Twitter allowed that 10,000-mile gap to be closed quickly, something that wasn't the case years ago. Wyatt's father, who also grew up in Pittsburgh, was 11 when his family moved to China. He listened to the Pirates win Game 7 of the 1979 World Series over the Orioles on armed forces radio. He felt connected, but it wasn't the same.
"It was a very conscious thing to try to bridge that distance with this because you can reach out and communicate with your favorite people, and I think for Wyatt, that was another indicator that the world wasn't all that huge, that everything he cared about wasn't necessarily gone," Ted Anthony said. "Social media makes a big difference in that respect in reminding kids who have to leave their homes that the world is still there."
The Anthony family already planned a return trip to the United States this summer so Wyatt and his 12-year-old brother Mason could attend baseball camp and come home to Pittsburgh for a while. But for both brothers, their favorite players no longer played for the Pirates. So the family planned trips to both Toronto, where Mason could see Pirate-turned-Blue-Jay Russell Martin, and Baltimore, where Wyatt could see Snider again.
They were invited to meet Snider before Saturday's game, but after the game's postponement, they will get to reconnect with the Orioles outfielder before Sunday's doubleheader.
This time, Wyatt will be wearing an Orioles Snider jersey. He plans to bring Snider, who has an affinity for grilling and food, a relevant gift from Thailand. Snider plans to send Wyatt home with some presents as well.
"On a scale of one to 10, I'm 10 excited," Wyatt said. "I can't wait to go."
He has plenty of things to tell Snider, like how "awesome" it was when he struck out Reds slugger Joey Votto last June. Wyatt is also going to ask Snider how it felt to hit the pinch-hit grand slam he predicted.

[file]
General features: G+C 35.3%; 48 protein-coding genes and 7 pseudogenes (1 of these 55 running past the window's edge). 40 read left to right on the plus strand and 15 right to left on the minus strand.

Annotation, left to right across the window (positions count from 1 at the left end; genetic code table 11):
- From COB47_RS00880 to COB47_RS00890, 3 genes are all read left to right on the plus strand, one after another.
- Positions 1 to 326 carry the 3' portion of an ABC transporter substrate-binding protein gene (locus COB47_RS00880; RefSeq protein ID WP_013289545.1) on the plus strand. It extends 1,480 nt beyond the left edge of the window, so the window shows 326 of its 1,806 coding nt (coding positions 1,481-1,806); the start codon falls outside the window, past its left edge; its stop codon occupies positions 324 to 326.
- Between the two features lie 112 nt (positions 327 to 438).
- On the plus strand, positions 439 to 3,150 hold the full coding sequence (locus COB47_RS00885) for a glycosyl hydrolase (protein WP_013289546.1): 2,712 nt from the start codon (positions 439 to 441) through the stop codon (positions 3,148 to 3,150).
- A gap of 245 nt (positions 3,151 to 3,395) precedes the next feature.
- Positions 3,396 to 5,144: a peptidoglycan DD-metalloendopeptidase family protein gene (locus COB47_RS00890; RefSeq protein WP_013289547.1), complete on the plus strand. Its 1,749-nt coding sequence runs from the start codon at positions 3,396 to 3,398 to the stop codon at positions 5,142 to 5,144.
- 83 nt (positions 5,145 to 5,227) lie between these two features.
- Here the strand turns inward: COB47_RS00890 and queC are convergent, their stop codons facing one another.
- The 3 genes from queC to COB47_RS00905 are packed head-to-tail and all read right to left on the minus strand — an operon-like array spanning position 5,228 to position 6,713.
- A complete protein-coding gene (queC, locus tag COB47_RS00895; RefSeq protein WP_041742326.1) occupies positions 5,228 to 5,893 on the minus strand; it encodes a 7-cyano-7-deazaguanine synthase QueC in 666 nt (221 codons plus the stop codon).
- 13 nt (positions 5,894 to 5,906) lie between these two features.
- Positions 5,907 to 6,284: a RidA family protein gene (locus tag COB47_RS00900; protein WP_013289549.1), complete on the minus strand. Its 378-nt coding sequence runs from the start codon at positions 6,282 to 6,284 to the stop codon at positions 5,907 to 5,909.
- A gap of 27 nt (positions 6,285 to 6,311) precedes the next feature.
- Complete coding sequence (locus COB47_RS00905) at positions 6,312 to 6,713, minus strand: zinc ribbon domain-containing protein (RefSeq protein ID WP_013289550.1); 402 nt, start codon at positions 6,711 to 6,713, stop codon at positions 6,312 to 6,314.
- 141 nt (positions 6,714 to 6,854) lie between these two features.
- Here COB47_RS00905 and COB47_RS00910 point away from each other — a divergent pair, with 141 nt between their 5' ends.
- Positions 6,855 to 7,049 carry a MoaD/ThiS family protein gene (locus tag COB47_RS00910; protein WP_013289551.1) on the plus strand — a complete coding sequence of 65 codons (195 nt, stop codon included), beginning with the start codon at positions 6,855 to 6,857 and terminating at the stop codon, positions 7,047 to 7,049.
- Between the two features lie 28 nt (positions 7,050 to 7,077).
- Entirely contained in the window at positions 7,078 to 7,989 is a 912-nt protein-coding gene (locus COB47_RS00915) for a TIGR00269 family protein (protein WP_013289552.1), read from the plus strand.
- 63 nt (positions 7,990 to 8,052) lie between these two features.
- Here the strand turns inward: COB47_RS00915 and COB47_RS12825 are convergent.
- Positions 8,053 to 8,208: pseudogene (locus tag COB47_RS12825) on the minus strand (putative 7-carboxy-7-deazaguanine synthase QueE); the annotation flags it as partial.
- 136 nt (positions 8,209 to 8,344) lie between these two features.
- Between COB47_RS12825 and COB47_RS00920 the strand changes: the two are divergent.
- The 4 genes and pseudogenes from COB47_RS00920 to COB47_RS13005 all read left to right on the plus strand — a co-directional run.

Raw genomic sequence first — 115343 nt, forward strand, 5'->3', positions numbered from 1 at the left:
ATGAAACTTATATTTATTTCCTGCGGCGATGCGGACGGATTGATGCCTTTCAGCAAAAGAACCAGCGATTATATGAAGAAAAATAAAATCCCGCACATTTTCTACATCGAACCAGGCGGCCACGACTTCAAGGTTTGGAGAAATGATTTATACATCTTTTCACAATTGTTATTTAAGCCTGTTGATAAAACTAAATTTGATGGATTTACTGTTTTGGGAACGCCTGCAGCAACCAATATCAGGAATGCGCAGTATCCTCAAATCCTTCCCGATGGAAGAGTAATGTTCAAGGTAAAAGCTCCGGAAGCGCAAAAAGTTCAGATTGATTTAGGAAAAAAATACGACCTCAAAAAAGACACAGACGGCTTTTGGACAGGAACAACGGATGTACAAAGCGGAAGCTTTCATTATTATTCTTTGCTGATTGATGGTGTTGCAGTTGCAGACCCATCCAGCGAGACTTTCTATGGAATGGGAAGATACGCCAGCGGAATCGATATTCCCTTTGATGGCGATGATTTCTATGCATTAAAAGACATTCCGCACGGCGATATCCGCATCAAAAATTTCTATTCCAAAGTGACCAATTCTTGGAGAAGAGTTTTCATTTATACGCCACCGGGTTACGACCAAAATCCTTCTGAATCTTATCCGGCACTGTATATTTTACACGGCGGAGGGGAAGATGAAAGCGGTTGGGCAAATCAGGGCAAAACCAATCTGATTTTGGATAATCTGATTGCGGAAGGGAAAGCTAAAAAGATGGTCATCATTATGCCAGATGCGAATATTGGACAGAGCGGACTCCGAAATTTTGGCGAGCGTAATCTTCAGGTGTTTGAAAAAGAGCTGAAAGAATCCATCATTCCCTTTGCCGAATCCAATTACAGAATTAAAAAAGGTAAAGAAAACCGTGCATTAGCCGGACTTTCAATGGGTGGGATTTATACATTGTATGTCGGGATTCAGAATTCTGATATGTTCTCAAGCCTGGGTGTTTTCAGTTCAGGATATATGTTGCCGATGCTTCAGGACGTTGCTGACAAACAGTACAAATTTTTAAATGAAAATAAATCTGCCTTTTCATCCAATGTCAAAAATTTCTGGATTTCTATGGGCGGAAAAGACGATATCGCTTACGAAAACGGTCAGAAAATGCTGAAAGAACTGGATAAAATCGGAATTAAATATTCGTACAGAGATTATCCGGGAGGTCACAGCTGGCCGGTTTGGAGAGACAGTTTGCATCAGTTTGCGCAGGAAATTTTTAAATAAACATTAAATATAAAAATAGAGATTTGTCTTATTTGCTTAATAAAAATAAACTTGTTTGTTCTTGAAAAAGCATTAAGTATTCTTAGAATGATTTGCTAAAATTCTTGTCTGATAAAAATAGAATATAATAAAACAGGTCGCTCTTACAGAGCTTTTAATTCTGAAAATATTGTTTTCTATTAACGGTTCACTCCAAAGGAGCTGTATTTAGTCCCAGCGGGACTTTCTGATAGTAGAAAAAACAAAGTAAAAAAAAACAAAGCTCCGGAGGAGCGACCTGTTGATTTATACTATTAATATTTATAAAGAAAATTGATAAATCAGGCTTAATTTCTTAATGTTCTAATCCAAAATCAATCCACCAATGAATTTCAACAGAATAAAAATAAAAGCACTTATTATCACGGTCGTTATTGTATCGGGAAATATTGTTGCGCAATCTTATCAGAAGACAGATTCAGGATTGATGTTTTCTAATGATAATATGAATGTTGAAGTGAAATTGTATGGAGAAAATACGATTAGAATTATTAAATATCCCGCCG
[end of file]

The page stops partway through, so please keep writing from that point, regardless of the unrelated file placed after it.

"And I'm going to ask him, 'How's Baltimore?'" Wyatt said.
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Wyatt's story hit home with Snider. Growing up a Mariners fan outside Seattle, he remembered what it was like when the star players he admired like Ken Griffey Jr. and Alex Rodriguez left town to play for other teams.
"Reading that article, it resonated with me — thinking back to when I was a kid, when Griffey left, when A-Rod left, the amount of passion fan bases all across baseball and all across the world have and how serious some little kids take it. It's pretty cool," Snider said. "Just seeing the picture and the jersey and his whole reaction to the thing, being able to send that video in spring training, and now knowing that he's jumped on board with the Orioles and now they had the opportunity to come back to the states, it's great."
Sometimes fans can create an impression on the players that admire. Snider brings up the reaction two young Pirates fans had when former teammate Andrew McCutchen gave them his batting gloves recently. Over the weekend, Detroit Tigers slugger Miguel Cabrera was so impressed by the moxie of a vocal young Cleveland Indians fan who caught a foul ball with his hat, that Cabrera gave him a bat between innings.
And Snider knows he will never forget his No. 1 fan.
"I think it was the whole thing," he said. "You don't see too many people who post hand-drawn [pictures] like that. And to see it from a little kid who had enough attention to detail to show my flushed cheeks, that resonated with me. … We have this wonderful blessing to be on the platform we are on and I think we have a lot of creative ambassadors in baseball. … That's something that throughout my career, I've looked for those opportunities for random acts of kindness."